In my household, we've come to terms with the Wikipedia. Generally speaking, we like it and we use it a lot to answer fast questions or quell sudden attacks of intellectual curiosity. It's quite good for technical topics and popular culture and, as number two son points out, many, many articles provide useful bibliographic references and external links that take you to additional information.
Something we especially like is how quickly articles are updated when something of significance happens -- e.g., a famous person dies. Number two son noticed that when there was a "leak" earlier this week about the proposed new design for the local baseball team's uniforms, the relevant Wikipedia article was updated before this information appeared on either of the two local newspapers' websites.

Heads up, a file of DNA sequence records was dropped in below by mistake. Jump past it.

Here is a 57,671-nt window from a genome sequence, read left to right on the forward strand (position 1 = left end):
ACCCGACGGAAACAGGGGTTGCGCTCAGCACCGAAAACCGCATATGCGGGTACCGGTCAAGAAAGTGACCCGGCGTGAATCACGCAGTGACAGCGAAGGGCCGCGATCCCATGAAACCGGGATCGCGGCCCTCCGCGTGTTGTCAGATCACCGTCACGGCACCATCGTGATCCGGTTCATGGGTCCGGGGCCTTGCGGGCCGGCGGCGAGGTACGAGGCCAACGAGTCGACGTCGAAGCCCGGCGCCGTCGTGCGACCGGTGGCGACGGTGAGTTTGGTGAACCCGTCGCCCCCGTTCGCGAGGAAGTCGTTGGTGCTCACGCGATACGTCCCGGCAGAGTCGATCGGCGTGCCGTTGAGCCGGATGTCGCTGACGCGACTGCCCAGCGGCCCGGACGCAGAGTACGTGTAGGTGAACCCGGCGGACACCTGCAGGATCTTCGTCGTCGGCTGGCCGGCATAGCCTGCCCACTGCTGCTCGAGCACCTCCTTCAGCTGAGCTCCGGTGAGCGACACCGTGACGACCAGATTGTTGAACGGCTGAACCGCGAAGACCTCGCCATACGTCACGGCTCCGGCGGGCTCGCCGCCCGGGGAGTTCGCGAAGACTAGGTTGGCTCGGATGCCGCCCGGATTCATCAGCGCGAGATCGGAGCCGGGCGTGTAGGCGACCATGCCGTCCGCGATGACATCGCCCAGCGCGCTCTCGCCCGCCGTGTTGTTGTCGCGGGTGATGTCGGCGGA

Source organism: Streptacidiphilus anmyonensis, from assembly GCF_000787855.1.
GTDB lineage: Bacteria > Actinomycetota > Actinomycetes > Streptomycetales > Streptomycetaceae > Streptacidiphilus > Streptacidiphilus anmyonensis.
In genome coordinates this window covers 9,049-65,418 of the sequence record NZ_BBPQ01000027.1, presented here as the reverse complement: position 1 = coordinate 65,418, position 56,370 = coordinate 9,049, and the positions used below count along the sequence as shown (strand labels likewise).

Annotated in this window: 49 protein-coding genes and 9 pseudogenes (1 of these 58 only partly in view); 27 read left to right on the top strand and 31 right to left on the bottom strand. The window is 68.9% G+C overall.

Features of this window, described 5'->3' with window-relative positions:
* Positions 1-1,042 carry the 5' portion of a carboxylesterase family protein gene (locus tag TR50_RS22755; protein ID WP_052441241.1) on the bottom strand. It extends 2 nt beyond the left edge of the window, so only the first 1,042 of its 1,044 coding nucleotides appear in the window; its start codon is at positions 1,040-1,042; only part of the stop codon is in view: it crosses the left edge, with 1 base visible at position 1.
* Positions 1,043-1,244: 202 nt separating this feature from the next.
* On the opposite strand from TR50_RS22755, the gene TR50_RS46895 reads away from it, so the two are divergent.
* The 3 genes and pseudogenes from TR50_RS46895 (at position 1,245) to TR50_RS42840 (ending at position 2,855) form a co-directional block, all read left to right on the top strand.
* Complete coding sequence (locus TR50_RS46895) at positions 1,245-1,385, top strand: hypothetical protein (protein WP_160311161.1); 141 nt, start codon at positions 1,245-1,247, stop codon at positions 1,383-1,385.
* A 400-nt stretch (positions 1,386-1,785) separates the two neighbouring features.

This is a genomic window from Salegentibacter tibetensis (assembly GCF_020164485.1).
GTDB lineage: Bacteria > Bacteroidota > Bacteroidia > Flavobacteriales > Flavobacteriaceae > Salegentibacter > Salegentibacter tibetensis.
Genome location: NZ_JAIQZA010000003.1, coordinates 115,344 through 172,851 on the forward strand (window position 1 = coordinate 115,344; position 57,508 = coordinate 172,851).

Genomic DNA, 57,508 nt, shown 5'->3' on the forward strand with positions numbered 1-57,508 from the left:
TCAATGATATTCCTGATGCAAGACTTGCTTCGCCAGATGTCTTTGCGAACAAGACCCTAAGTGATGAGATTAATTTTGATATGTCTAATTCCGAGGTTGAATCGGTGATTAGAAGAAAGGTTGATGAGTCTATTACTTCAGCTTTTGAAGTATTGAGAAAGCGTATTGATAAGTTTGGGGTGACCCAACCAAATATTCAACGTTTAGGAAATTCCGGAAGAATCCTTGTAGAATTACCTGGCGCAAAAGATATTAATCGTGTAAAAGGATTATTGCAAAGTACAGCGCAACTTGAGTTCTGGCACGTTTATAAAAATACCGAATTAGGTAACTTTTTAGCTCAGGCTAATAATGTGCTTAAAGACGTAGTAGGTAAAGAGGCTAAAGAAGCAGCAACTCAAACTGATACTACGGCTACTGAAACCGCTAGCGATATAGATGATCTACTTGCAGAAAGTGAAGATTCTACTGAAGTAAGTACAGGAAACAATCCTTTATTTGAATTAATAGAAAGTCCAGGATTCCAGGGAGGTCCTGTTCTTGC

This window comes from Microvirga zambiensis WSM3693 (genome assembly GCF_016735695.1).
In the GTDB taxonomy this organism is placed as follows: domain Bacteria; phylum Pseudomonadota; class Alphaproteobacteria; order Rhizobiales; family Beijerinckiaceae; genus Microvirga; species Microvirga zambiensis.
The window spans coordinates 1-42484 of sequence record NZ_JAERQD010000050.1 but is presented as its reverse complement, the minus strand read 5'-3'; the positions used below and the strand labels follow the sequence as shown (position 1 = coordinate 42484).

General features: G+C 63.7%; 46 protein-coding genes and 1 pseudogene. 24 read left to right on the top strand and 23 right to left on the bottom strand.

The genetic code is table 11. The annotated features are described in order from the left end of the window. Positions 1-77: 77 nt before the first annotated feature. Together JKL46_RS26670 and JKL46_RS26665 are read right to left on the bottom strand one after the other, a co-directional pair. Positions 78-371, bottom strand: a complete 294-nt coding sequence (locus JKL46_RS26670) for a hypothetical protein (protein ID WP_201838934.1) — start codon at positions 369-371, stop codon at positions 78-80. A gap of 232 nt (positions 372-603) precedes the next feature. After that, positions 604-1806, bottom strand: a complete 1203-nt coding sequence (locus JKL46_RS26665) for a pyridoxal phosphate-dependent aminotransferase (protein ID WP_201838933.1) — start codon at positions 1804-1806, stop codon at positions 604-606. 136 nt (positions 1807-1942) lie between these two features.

All of that being said, of course we're not talking about a scholarly resource here. As my son explained to me, about doing research, "I would never actually use a fact that I found in there without checking it someplace else." As Gary knows, my younger son is hardly a typical Internet user. After all, he's grown up with a mother who worships at the Church of Information Literacy.
But the actual moral truth -- which we preach all the time here -- is that information professionals are needed because of resources like the Wikipedia, not in spite them.
See Also: Comments on Search Engine Land
We learn from the comments section that if you edit 500 or more items during a three month span you automatically become a trusted editor. However, that can be taken away.
See Also: Law Professor Predicts Wikipedia Will Fail in Four Years
When Professor Goldman talks or writes, it's worth reading.
See Also: "We should continue to turn our attention away from growth and towards quality."
--Jimmy Wales, August 4, 2006.
Stats: Currently Wikipedia (English version) has 2,016,576 articles.
On August 4, 2006 Wikipedia had aprrox. 1.2 million articles.